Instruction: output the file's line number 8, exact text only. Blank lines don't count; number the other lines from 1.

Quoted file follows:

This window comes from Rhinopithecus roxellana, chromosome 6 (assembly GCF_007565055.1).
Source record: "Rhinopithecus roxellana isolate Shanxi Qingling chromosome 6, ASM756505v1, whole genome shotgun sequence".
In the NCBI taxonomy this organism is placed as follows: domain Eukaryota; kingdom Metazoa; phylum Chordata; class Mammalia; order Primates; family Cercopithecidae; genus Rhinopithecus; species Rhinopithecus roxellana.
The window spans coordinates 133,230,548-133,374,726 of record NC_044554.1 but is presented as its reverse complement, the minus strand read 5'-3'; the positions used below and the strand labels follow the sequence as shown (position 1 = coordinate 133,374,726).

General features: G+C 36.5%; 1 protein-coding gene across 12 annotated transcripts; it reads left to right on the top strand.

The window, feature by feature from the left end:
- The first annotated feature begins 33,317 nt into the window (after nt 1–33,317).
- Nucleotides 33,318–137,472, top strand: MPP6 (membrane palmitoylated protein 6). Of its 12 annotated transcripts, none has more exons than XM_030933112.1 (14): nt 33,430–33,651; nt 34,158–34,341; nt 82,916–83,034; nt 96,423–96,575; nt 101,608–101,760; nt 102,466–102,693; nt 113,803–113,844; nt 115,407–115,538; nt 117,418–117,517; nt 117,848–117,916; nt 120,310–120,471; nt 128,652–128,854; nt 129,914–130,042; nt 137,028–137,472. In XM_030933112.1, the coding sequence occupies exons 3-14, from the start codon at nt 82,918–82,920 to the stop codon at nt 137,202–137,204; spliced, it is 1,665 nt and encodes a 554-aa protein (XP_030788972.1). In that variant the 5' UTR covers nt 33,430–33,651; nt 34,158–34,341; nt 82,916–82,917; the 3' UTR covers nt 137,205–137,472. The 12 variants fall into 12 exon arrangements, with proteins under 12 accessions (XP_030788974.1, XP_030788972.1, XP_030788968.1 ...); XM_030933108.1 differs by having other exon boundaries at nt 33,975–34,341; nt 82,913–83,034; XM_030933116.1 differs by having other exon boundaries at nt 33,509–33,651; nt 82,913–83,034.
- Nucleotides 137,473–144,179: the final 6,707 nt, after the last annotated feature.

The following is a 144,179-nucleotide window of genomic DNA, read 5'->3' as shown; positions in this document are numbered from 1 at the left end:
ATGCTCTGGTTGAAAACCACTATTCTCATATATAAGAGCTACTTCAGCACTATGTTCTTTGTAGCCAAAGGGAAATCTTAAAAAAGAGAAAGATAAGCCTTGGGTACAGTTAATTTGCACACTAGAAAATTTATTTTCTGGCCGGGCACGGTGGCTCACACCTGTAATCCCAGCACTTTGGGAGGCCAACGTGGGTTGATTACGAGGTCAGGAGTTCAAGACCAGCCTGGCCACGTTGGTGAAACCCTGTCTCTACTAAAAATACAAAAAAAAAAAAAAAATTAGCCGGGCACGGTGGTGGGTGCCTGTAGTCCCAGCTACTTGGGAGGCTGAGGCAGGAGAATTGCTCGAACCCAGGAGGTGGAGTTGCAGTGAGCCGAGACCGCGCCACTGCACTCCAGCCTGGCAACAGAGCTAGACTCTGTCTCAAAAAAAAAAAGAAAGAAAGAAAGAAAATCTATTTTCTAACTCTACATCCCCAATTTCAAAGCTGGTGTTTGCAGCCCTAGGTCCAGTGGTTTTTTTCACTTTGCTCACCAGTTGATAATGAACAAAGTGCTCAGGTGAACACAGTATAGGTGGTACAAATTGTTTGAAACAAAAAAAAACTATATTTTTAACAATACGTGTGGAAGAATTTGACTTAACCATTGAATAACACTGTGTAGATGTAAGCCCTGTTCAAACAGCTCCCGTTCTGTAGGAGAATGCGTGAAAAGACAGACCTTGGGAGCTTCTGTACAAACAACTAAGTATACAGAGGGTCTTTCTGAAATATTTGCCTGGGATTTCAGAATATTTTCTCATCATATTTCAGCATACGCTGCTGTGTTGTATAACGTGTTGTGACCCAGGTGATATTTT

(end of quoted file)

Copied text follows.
- Nucleotides 33,318–137,472, top strand: MPP6 (membrane palmitoylated protein 6). Of its 12 annotated transcripts, none has more exons than XM_030933112.1 (14): nt 33,430–33,651; nt 34,158–34,341; nt 82,916–83,034; nt 96,423–96,575; nt 101,608–101,760; nt 102,466–102,693; nt 113,803–113,844; nt 115,407–115,538; nt 117,418–117,517; nt 117,848–117,916; nt 120,310–120,471; nt 128,652–128,854; nt 129,914–130,042; nt 137,028–137,472. In XM_030933112.1, the coding sequence occupies exons 3-14, from the start codon at nt 82,918–82,920 to the stop codon at nt 137,202–137,204; spliced, it is 1,665 nt and encodes a 554-aa protein (XP_030788972.1). In that variant the 5' UTR covers nt 33,430–33,651; nt 34,158–34,341; nt 82,916–82,917; the 3' UTR covers nt 137,205–137,472. The 12 variants fall into 12 exon arrangements, with proteins under 12 accessions (XP_030788974.1, XP_030788972.1, XP_030788968.1 ...); XM_030933108.1 differs by having other exon boundaries at nt 33,975–34,341; nt 82,913–83,034; XM_030933116.1 differs by having other exon boundaries at nt 33,509–33,651; nt 82,913–83,034.